A Not so Happy New Year for Dallas Breweries
The City of Dallas strikes again. Last week, Bishop Cider Co.'s Cidercade, Noble Rey, and Peticolas all received unexpected visits from the Dallas fire marshal and were forced to close their tap rooms (hopefully temporarily), update their fire safety measures, and re-apply for new certificates of occupancy (which can take months to obtain). The City claims that it's just a coincidence all three were shut down in a one-week span, and that the breweries in general aren't being targeted. But with all 3 closing in the same week, that just seems too unlikely. And why now? All of the affected breweries have had tap rooms operating in full swing for 1-2+ years when they got shut down by the City.
The problem is that the breweries were originally told by the City of Dallas inspections division that they had received the correct permits for having a brewery and taproom, and had all required fire-safety equipment in place. However, the fire marshal is now saying the certificates of occupancy they were issued were for brewing and storage, and that a taproom requires a special use permit and additional fire safety measures never mentioned by the City's property inspection division.
As is usually the case, there is no communication between various City of Dallas departments, resulting in different interpretations for the rules and lots of mistakes along the way. We live in a historic area of Dallas and have seen time and time again that the City approves building plans, then the project gets shut down 2/3 of the way through because the City approved the wrong thing. So one day, the City cracks down on builders, the next day it cracks down on breweries. There is ZERO accountability for the City on these issues, even though it costs developers hundreds of thousands, or sometimes even millions of development dollars to fix the City's mistakes. In this case, breweries will either have to spend tens of thousands of dollars retrofitting their spaces, or permanently shut their taprooms. Even if they can afford to retrofit, the lost revenue from tap room sales can be crippling. According to Noble Rey's founder Chris Rigoulot, it's not at all clear whether they can afford the retrofitting cost. Thanks to the City's general incompetence and lack of business-friendly attitude, owners often are forced to abandon ship and walk away because the financial burden is too great. The City's disorganization is hurting the Dallas economy badly.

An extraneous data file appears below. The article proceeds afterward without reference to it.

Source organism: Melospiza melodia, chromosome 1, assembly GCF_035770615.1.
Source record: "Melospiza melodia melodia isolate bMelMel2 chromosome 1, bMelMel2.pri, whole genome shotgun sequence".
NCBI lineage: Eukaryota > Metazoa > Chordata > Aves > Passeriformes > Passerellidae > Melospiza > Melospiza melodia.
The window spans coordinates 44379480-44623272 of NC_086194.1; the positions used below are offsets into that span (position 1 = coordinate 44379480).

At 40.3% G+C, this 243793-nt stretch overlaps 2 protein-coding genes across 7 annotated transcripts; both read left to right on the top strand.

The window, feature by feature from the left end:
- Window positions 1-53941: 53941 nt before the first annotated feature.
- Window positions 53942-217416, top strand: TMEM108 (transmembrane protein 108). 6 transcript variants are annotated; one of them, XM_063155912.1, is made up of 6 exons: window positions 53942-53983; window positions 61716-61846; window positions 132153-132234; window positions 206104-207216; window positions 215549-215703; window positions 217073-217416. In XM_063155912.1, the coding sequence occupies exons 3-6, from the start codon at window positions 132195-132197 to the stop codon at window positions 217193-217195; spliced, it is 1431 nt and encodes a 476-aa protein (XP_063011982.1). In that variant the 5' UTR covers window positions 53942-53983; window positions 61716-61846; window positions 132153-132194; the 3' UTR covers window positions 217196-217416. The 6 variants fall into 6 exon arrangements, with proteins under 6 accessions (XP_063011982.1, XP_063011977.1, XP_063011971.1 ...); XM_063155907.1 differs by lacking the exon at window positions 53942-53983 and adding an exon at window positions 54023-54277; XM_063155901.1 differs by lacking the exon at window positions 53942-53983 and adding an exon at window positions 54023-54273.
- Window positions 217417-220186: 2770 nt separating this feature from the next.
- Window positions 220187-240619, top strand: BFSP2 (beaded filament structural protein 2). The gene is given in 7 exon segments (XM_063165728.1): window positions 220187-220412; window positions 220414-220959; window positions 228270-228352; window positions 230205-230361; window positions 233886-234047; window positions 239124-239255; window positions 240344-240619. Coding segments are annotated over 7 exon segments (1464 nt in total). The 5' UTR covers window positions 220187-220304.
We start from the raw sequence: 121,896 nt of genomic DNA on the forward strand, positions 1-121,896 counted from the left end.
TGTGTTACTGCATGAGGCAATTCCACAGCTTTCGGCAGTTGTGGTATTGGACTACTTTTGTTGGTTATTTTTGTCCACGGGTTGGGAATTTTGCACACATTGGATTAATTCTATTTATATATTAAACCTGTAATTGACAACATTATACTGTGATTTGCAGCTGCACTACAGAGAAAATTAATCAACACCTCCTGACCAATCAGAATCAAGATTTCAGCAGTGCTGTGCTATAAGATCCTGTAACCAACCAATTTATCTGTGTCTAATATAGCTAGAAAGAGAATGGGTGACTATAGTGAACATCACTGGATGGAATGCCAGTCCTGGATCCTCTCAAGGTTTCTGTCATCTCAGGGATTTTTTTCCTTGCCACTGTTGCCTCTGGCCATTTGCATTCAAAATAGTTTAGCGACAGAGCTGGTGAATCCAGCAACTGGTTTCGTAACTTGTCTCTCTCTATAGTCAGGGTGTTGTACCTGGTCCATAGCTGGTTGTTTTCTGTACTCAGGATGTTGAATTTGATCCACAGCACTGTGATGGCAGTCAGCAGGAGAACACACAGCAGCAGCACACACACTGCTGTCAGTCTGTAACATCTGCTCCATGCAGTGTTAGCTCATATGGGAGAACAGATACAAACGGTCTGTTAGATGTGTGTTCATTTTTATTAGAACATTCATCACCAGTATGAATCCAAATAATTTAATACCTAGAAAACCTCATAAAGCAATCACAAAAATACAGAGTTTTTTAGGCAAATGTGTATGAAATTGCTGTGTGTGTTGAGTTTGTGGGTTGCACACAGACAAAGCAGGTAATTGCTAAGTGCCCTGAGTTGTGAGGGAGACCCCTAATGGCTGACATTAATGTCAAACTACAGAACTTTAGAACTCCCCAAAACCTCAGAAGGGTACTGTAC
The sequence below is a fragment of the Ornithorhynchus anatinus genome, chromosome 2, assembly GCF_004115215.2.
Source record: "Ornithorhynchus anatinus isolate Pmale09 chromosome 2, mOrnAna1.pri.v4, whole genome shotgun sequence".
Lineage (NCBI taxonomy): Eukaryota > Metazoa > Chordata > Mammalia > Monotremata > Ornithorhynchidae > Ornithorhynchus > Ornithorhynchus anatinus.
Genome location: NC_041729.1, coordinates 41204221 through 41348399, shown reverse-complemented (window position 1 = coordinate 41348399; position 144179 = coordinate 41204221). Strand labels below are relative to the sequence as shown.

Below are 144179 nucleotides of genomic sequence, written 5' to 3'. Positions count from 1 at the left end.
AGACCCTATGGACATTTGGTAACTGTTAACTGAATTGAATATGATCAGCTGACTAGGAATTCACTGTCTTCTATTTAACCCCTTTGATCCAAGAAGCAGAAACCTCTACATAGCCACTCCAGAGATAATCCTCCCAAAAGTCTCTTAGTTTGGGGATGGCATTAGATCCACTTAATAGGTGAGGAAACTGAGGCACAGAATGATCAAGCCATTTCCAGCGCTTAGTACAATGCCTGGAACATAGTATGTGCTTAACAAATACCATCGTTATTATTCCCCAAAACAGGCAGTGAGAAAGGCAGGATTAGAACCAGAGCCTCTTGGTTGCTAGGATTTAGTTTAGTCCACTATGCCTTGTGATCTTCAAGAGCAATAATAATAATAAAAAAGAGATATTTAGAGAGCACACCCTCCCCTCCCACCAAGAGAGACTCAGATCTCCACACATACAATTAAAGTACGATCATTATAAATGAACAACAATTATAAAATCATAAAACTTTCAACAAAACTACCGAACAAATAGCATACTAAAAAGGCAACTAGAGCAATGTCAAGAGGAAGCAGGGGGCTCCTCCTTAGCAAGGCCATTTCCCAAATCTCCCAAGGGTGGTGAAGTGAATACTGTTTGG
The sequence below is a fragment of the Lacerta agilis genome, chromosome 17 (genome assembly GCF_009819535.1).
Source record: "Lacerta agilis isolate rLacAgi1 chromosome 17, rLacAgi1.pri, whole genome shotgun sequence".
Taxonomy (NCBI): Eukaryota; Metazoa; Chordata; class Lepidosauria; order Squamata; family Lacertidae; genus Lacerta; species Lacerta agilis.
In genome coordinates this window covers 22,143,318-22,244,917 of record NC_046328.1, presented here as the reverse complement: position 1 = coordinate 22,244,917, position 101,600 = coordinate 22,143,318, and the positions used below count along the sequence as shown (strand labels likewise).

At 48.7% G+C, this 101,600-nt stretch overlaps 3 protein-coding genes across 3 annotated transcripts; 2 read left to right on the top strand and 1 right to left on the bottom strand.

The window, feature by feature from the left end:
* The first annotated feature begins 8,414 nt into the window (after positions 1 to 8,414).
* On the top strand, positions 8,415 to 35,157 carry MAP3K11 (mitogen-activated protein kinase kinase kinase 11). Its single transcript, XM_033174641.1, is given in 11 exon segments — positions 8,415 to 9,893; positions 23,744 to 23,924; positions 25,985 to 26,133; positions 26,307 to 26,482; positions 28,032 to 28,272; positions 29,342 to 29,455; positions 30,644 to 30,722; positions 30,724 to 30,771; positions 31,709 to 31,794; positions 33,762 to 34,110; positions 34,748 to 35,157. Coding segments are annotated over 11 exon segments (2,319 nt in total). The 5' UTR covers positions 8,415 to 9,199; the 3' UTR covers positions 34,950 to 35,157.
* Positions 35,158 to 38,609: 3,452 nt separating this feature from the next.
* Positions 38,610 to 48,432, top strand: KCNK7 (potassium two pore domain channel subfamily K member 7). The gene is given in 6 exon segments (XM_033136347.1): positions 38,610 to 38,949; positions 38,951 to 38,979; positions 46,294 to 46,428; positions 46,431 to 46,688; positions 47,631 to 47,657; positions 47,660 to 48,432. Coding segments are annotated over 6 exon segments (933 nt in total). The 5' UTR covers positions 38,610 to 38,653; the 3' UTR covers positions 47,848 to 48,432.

The three brewery owners in question are trying to take steps to clarify exactly what needs to be done to get their taprooms up to code and permitted correctly, but the City isn't being helpful at all. Even the fire marshal admitted to Guidelive that he couldn't say exactly what was needed to get these breweries up to code--just that "something" had to be done. Basically, he came in (in two cases canceling New Years' parties), said the taprooms weren't in compliance, issued citations, and left. No accountability. No desire to work with these small business owners. Zero effs given. How shameful and ridiculous.
For the sake of all involved, we're hoping things can be sorted out quickly and that the owners can afford to make the necessary changes (if they can ever figure out what needs to be done). But for now, everything is up in the air, and for these small business owners, every day that goes by without taproom revenue could mean one step closer to closing their doors permanently.